Last Thursday, Sean Spicer conveyed the very first official comments regarding Trump’s current stance on Marijuana legalization. Unfortunately, these comments weren’t exactly what the marijuana industry wanted to hear. In fact, most agreed there was zero science-based evidence used to support what Spicer had to say regarding the issue.

During the press conference, Sean Spicer more or less blamed the use of recreational marijuana on the reason why the United States is suffering from an “opioid crisis.” Spicer claimed supporting the use of recreational marijuana is the very last thing the United States government should be doing as there are still federal laws in place prohibiting it.

The opioid crisis is a problem – but is marijuana to blame?

Per the CDC, there are roughly 91 people who die daily in the United States from opioid overdose. So, just about anyone would agree the opioid crisis in the U.S. is a problem. Does that – however – mean cannabis is to blame?

Statistically, there has never been a person who died from overdosing on cannabis. In fact, there has never – ever – been a case of someone dying from overdosing on cannabis. Experts have estimated that a person would need to consume 1,500 pounds of weed inside of 15 minutes in order to have a fatal reaction to the drug. Which isn’t exactly possible.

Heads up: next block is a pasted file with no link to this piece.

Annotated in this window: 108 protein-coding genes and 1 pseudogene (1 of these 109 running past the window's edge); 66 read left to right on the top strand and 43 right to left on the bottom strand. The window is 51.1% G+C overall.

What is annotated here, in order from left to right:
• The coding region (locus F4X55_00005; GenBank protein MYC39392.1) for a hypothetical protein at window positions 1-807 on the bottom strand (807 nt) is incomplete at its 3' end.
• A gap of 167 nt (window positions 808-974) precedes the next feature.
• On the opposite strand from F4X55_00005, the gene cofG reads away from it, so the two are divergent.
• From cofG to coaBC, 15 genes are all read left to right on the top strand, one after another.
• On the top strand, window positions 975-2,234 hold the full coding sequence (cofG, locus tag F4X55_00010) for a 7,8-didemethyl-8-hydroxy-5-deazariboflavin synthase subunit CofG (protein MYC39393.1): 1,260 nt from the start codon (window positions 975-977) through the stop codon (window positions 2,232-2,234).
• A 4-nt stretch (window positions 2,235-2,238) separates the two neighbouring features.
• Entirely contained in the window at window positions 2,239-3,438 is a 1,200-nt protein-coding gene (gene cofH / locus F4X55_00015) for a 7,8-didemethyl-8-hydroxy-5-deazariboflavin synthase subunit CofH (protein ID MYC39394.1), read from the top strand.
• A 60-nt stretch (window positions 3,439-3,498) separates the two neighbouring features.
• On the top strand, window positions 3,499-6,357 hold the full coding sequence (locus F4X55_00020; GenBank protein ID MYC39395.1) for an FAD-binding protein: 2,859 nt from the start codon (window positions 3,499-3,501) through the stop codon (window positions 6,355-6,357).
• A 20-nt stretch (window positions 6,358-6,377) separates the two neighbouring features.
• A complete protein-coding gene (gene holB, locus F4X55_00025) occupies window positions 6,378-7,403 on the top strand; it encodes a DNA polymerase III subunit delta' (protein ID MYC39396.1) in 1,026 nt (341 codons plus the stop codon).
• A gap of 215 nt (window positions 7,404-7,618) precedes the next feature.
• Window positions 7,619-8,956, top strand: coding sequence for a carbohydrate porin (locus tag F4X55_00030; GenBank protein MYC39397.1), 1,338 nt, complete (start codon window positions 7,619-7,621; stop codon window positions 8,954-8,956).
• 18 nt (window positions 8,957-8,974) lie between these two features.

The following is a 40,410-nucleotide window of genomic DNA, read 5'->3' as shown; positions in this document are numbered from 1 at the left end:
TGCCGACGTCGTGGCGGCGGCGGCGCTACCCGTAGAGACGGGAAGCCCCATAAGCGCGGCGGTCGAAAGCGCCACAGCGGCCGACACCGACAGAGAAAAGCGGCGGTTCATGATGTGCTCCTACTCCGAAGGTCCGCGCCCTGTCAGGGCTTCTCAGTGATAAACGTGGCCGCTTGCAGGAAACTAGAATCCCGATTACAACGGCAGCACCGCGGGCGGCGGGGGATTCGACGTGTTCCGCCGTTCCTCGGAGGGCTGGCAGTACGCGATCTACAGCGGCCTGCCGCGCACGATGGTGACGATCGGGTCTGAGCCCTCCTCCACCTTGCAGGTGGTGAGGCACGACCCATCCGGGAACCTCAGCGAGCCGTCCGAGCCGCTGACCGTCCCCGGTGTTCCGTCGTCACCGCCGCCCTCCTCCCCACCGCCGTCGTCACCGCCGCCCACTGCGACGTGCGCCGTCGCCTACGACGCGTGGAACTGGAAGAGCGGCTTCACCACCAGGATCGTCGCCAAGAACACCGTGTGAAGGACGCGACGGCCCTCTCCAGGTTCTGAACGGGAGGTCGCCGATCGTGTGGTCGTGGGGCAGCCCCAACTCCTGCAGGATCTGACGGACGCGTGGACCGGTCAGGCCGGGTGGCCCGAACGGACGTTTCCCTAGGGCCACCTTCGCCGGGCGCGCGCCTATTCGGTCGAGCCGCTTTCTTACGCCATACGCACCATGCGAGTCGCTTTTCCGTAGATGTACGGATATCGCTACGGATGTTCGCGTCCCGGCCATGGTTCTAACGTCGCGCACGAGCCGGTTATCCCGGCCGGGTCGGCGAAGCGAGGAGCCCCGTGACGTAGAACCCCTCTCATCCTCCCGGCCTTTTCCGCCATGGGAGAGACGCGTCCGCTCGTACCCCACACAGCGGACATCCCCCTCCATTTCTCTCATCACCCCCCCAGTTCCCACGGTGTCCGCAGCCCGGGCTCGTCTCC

Is weed and opioids similar when it comes to addiction?

The worst part of the opioid crisis in the United States is most people don’t set out to become addicted to the drug.

What starts out as a treatment for some sort of medical problem turns into an addition as people get hooked on the drug without even realizing it has happened.

The American Chemical Society issued a study back in 1997 which compared the addictiveness of several different drugs including nicotine, alcohol, marijuana, and even caffeine.

The results of the survey revealed that a cup of coffee is more addictive than cannabis.

From a science-based point of view, it also doesn’t make sense to link marijuana to opioids because the plant has a relatively safe profile. It has been deemed to be just shy of being 150 times safer than alcohol. It is also a happier alternative when you look at over-the-counter pain medications which can cause side effects such as liver failure.

There are even statistics to suggest the use of opioids has gone down in states where marijuana is currently legal. So, associating the use of recreational marijuana with opioids isn’t really a comparison that makes any sense.

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